Plenty of life in the old dog yet
LElectricians’ strike leads to the show being cancelled as electricians refuse to disconnect the stands from the previous show held at Olympia and the venue cannot be cleared to make way for Cruft’s. IKE any devoted dog owner, Charles Cruft must be looking down with a great sense of pride at the way his pet project has developed into a mighty champion. From its humble roots in 1891, the dog show that bears his name has grown into a global celebration of man’s devoted animal companion.
Over the past 125 years the show has dropped an apostrophe, faced the shadow of war, disease and industrial disputes and yet continues to get bigger, better and ever more popular.
As competitors and dog lovers gather for this week’s canine spectacular in Birmingham’s NEC, the Crufts we all know and love is far a mightier and impressive beast than the fi rst humble offering staged by the man who provided its name.
Charles Cruft was born in 1852 and was destined to follow in his father’s footsteps in jewellery manufacturing. It was not the career for him.
He soon found himself working as an offi ce boy for a dog biscuit company and with a keen eye and an astute brain, he worked his way up to the position of offi ce manager at the age of 26 as the business became a brand leader.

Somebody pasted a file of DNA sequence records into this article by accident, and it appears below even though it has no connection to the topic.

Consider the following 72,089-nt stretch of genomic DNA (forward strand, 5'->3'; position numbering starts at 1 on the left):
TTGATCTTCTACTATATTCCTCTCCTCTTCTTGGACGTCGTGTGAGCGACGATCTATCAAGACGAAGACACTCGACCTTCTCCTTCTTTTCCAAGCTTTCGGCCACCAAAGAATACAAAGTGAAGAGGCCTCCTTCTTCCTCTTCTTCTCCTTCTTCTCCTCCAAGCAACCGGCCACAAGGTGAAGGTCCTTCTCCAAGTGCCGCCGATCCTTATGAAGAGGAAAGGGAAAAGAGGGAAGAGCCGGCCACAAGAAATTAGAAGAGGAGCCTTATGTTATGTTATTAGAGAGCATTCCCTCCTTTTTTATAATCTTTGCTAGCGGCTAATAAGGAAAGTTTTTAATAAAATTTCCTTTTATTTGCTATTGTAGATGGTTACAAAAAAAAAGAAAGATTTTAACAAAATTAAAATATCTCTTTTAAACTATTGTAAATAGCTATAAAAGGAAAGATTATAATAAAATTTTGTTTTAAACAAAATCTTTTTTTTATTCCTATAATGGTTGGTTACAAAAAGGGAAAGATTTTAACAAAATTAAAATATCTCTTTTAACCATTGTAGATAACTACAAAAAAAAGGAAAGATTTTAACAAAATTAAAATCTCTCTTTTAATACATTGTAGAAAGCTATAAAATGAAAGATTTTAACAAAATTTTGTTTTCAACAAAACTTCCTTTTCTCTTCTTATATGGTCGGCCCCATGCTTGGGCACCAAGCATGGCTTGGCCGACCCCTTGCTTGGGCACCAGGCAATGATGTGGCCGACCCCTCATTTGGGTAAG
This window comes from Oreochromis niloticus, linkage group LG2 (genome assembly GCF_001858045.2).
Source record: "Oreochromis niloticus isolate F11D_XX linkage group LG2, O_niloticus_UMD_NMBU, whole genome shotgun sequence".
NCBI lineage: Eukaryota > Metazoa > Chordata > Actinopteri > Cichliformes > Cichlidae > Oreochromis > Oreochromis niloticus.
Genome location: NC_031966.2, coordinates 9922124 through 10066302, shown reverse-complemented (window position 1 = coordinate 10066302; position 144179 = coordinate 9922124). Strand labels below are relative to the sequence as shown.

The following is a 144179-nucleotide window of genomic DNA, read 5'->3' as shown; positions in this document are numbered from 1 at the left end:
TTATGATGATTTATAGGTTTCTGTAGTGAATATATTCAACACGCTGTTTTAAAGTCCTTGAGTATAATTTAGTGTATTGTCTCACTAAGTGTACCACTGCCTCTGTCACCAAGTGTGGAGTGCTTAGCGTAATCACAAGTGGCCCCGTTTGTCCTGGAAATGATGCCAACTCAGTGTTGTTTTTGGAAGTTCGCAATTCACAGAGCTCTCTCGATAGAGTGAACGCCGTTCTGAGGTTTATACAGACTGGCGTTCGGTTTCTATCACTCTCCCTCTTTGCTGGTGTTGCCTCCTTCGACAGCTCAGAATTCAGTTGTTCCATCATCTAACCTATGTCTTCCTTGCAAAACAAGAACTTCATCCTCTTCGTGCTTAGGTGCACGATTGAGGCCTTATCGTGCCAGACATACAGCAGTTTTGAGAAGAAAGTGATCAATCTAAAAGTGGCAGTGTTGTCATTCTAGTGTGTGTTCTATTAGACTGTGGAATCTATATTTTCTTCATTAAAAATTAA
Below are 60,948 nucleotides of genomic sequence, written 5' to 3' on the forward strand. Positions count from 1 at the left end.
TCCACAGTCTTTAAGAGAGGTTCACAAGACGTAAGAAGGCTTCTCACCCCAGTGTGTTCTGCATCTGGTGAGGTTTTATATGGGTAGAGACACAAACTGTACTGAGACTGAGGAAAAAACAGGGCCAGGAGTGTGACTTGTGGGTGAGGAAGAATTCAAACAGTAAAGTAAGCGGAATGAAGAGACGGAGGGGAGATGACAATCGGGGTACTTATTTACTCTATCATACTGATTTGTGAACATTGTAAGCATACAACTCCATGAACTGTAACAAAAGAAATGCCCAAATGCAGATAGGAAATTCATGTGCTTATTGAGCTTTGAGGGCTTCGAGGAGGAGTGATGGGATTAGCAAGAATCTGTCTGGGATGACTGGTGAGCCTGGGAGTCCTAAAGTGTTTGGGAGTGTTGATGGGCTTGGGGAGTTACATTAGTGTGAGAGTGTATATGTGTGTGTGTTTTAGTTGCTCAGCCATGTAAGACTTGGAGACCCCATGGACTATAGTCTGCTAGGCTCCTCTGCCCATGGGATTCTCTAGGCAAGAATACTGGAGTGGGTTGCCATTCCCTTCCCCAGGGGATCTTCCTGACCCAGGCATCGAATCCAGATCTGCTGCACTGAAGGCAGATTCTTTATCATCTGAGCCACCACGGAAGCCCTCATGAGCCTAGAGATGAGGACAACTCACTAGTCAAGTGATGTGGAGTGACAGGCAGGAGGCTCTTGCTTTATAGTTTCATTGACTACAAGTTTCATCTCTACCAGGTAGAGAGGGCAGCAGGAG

Cruft’s business travel took him far and wide and while in France he was invited to run a dog show at the 1878 Paris World Fair.
Further shows and associations with dog clubs came his way and by 1891 he decided to unleash the experiences and knowledge he had gathered to stage what he described as Cruft’s Greatest Dog Show at the Royal Agricultural Hall in Islington, London. The rest, as they say, is history. As the show quickly became an annual institution, it drew increasingly more distinguished and celebrated fi gures.
Queen Victoria showed her rough collies and Pomeranians, while her son, the future King Edward VII, displayed his rough bassets and a Samoyed. Royal associations are one of the event’s enduring traditions. The Queen has attended as a spectator and Prince Michael of Kent continues to attend most years.
YET while some traditions hold dear the show has evolved and grown, developing ever new innovations to keep pace with the changing face of dog ownership.
Throughout its 125- year history only two periods of suspension during the First and Second World Wars and an electricians’ strike in 1954 have stopped the show being staged. The foot- and- mouth disease outbreak caused a two- month cancellation. A sign of how the show was coming of age was witnessed in 1974 when a rebranding saw the apostrophe dropped from Cruft’s.
Obedience and agility events have now become enshrined in the show’s fabric along with prestigious titles for crossbreeds that stand with those for pedigree breeds. Scruffts, like Crufts, has become a household name.